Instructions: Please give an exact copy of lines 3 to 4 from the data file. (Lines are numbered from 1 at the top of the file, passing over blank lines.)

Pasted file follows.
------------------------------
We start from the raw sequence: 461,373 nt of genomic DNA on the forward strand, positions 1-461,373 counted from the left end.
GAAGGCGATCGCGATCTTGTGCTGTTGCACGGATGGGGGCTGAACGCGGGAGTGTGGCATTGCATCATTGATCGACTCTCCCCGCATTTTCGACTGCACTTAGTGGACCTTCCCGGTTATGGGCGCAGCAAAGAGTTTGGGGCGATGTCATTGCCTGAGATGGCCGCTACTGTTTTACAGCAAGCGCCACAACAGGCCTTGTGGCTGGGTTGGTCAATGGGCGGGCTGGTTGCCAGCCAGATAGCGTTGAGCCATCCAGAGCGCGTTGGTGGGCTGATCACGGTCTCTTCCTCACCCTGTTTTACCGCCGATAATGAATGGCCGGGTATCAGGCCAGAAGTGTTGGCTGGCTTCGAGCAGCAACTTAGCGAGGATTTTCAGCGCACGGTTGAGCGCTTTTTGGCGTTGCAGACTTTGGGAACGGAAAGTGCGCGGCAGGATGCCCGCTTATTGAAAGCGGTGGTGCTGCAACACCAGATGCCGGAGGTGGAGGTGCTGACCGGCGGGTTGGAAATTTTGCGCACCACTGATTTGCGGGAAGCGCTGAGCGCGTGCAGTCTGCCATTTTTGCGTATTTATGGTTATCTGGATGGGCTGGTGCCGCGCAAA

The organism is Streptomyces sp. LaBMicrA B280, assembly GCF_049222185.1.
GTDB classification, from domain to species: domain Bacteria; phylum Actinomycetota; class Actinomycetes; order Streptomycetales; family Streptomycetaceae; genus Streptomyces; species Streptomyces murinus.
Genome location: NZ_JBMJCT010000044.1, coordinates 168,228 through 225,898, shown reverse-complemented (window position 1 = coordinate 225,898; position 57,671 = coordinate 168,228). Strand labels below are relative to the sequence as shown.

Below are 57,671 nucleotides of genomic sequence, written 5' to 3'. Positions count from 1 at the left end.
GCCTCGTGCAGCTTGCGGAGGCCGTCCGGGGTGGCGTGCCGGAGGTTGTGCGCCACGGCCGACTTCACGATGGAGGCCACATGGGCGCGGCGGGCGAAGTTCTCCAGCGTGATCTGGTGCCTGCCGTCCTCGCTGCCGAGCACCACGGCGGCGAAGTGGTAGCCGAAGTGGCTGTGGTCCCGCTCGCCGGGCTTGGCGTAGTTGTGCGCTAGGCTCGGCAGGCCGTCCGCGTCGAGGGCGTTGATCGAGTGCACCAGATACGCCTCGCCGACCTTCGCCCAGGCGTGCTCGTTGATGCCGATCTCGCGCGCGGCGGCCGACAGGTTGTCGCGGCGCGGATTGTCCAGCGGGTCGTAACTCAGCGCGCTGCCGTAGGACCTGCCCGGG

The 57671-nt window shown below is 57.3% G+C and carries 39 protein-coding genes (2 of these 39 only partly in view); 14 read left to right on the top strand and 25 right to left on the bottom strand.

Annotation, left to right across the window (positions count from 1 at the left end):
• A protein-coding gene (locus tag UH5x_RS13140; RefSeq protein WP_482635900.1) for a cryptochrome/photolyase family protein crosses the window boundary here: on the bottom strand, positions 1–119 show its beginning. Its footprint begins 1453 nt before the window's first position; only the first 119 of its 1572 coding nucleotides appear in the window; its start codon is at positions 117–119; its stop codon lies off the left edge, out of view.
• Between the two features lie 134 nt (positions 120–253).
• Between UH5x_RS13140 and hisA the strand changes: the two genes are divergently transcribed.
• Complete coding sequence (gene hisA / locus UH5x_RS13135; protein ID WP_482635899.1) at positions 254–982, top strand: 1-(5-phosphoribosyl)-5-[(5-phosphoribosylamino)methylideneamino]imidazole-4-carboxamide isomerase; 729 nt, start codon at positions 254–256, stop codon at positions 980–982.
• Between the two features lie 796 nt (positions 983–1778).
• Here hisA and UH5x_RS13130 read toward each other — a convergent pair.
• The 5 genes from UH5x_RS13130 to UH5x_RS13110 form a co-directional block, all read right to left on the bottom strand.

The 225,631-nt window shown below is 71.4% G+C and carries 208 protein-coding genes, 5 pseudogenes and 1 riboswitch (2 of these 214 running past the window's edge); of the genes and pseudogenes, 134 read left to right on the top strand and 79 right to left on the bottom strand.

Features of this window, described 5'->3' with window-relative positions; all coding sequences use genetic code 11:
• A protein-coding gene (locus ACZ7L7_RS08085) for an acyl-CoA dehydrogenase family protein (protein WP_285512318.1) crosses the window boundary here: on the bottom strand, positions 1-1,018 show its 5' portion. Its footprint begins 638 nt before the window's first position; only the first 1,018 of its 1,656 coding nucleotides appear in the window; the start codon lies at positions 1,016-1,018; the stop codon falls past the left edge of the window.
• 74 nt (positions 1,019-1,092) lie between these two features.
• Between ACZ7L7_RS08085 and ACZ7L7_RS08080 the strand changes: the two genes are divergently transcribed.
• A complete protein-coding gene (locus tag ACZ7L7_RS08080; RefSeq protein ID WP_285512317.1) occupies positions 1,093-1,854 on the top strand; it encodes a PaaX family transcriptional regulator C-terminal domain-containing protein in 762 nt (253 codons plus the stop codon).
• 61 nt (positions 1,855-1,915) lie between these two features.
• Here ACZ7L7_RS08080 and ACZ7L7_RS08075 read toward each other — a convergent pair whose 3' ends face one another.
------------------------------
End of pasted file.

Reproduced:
The organism is Streptomyces sp. LaBMicrA B280, assembly GCF_049222185.1.
GTDB classification, from domain to species: domain Bacteria; phylum Actinomycetota; class Actinomycetes; order Streptomycetales; family Streptomycetaceae; genus Streptomyces; species Streptomyces murinus.